Relaxed behind the wheel of my beloved classic car we cruise along twisty backroads through a postcard scenery. The sun is shining and life is good – almost perfect. Only, it is getting somewhat stuffy in here. But I bought a fixed-head classic for a reason – I just couldn’t be bothered with all the buffeting right now… Ah, the quarterlights of course! I reach across and easily swivel the little triangular window ajar. No wind noise and no buffet whatsoever; just a light and pleasant breeze of fresh air into the cabin. Just enough for a little added ventilation and to let in all those lovely summer scents from the world passing by outside. Now life is perfect.
Sometimes even the smallest and simplest of design features can make all the difference. The opening quarterlight is in my opinion one of them. It’s almost laughable just how simple it is. But that doesn’t mean that it’s not clever nor functional. I use the quarterlights on my classics a lot. The effect that a slightly open quarterlight window has on the interior environment is hugely pleasing. On a hot and sunny day, that fresh breeze of air is a godsent. And if it’s cold outside and the old heater matrix is working at full blast, I always direct all that hot air at my feet and then leave one quarterlight just ever so slightly angled to let a little crisp, cold air reach my nostrils. It really is a fabulous design feature. In fact, even just the mechanical action of swivelling open a quarterlight always puts a smile on my face.
Up through the fifties, sixties and well into the seventies it was common for many – if not most – cars to have the small triangular quarterlight windows which could be angled open to let in fresh air. Some more luxurious cars with focus on rear seat comfort even had similar quarterlights in the rear doors too – such as the Jaguar Mk.II and the Rover P5 Coupé. This left four people with the many joys of opening quarterlights rather than just the front seat occupants.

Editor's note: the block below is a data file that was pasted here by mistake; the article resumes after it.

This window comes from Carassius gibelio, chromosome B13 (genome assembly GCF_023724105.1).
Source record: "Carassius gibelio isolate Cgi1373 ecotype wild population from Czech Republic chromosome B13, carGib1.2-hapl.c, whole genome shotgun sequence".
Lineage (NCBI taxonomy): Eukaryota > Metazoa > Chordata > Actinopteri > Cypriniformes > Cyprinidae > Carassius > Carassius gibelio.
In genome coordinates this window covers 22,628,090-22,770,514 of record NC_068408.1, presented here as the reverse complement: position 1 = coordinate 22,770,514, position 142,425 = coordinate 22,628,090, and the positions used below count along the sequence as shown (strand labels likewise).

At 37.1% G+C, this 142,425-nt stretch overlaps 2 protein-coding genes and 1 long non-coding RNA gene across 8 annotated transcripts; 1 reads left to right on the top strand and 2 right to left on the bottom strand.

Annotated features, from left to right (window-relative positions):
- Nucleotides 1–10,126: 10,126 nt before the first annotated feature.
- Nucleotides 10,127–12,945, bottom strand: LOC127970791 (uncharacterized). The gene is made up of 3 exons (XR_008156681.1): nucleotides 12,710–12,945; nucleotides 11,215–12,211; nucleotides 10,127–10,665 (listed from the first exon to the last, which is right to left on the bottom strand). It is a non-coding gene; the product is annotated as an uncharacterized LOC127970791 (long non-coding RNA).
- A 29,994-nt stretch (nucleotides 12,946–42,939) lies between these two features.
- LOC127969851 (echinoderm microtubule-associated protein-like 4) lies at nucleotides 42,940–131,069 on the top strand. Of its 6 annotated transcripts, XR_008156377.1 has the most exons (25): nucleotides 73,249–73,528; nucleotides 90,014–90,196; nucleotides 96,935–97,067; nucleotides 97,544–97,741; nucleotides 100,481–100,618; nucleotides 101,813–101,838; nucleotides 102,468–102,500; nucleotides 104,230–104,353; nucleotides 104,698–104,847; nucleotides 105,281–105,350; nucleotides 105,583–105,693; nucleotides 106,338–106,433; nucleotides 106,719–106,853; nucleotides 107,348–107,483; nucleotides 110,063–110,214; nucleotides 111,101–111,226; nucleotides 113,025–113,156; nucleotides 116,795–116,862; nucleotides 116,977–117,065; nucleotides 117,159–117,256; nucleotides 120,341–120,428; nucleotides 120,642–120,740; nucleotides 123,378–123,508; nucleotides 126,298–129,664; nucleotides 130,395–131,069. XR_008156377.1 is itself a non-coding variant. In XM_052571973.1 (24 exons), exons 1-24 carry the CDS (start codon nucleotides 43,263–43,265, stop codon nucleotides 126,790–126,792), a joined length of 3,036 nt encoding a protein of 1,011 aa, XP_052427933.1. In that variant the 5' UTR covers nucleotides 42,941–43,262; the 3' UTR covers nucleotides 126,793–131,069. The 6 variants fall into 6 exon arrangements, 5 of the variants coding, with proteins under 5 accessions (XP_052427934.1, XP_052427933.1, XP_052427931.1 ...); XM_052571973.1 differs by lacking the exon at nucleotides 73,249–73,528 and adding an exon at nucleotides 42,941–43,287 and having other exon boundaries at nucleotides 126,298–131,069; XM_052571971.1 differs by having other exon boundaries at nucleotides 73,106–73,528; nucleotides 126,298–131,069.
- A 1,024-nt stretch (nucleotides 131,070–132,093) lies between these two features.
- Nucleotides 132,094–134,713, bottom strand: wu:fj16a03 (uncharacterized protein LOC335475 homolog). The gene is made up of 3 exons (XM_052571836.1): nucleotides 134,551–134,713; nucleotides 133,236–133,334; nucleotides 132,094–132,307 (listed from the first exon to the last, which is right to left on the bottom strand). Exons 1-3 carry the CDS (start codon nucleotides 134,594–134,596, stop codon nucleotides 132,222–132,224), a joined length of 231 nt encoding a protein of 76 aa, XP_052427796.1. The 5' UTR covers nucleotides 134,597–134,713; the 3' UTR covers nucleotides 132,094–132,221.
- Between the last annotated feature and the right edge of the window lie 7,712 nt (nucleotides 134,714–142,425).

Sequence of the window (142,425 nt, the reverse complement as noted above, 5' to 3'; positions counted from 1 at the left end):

Of course, if one were of a more sceptical mind frame, it could be argued that these quarterlights only existed due to the poor ventilation systems which most cars had back then. As these were improved upon with fresh air vents ducted through the dashboard becoming the norm, there was less need for the quarterlights. With the introduction of the fully automated climate control, they became entirely obsolete. As the seventies brought on a trend for simpler, cleaner and unadorned designs, there was also a push from this front to kill off the quarterlights as many designers felt they cluttered the lines of their creations. There were even complaints from insurance companies that the quarterlights were too easy to force open from the outside, leaving it a simple task for car thieves to get access to your prized car.
But all of this doesn’t matter the least to me. I love my quarterlights! I enjoy using them regularly on my BMW 02’s just like I used to do on my Triumph 2.5PI mk.I and my Sunbeam Imp Sport. And to be honest, I miss them when I drive my Reliant Scimitar GTE. The earlier Scimitar SE5 had them, but very much in line with the rest of the motoring industry, they disappeared when the SE6 was introduced in 1975. Hmmm… would I be insane to swap my SE6 for a SE5 merely to achieve having quarterlights in my daily car as well?
Dear ViaRETRO reader, do you share my affections for the swivelling quarterlight windows, or am I just being overly nostalgic and silly now? Or is it perhaps another entirely simple and functional design feature which you prize so dearly on your classic car? Please share your thoughts in the comments section below…